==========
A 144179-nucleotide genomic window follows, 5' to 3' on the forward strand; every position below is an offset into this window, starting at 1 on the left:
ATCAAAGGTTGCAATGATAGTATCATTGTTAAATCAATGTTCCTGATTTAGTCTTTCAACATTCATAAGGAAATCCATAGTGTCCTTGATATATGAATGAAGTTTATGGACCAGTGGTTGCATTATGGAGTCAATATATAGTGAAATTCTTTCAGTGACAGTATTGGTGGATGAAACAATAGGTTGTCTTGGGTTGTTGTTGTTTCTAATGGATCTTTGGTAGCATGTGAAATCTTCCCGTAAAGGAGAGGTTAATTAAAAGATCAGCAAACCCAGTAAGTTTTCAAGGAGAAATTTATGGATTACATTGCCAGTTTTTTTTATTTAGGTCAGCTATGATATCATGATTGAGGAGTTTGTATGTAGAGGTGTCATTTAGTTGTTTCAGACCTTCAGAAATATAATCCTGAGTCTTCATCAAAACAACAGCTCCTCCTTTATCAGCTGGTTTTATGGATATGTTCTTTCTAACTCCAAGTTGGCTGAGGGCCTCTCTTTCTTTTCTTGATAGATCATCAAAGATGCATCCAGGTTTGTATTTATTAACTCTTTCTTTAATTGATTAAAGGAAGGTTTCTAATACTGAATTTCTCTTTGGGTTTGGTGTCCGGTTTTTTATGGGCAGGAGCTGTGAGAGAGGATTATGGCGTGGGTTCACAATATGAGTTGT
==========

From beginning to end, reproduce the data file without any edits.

A 144179-nucleotide genomic window follows, 5' to 3' on the forward strand; every position below is an offset into this window, starting at 1 on the left:
ATCAAAGGTTGCAATGATAGTATCATTGTTAAATCAATGTTCCTGATTTAGTCTTTCAACATTCATAAGGAAATCCATAGTGTCCTTGATATATGAATGAAGTTTATGGACCAGTGGTTGCATTATGGAGTCAATATATAGTGAAATTCTTTCAGTGACAGTATTGGTGGATGAAACAATAGGTTGTCTTGGGTTGTTGTTGTTTCTAATGGATCTTTGGTAGCATGTGAAATCTTCCCGTAAAGGAGAGGTTAATTAAAAGATCAGCAAACCCAGTAAGTTTTCAAGGAGAAATTTATGGATTACATTGCCAGTTTTTTTTATTTAGGTCAGCTATGATATCATGATTGAGGAGTTTGTATGTAGAGGTGTCATTTAGTTGTTTCAGACCTTCAGAAATATAATCCTGAGTCTTCATCAAAACAACAGCTCCTCCTTTATCAGCTGGTTTTATGGATATGTTCTTTCTAACTCCAAGTTGGCTGAGGGCCTCTCTTTCTTTTCTTGATAGATCATCAAAGATGCATCCAGGTTTGTATTTATTAACTCTTTCTTTAATTGATTAAAGGAAGGTTTCTAATACTGAATTTCTCTTTGGGTTTGGTGTCCGGTTTTTTATGGGCAGGAGCTGTGAGAGAGGATTATGGCGTGGGTTCACAATATGAGTTGT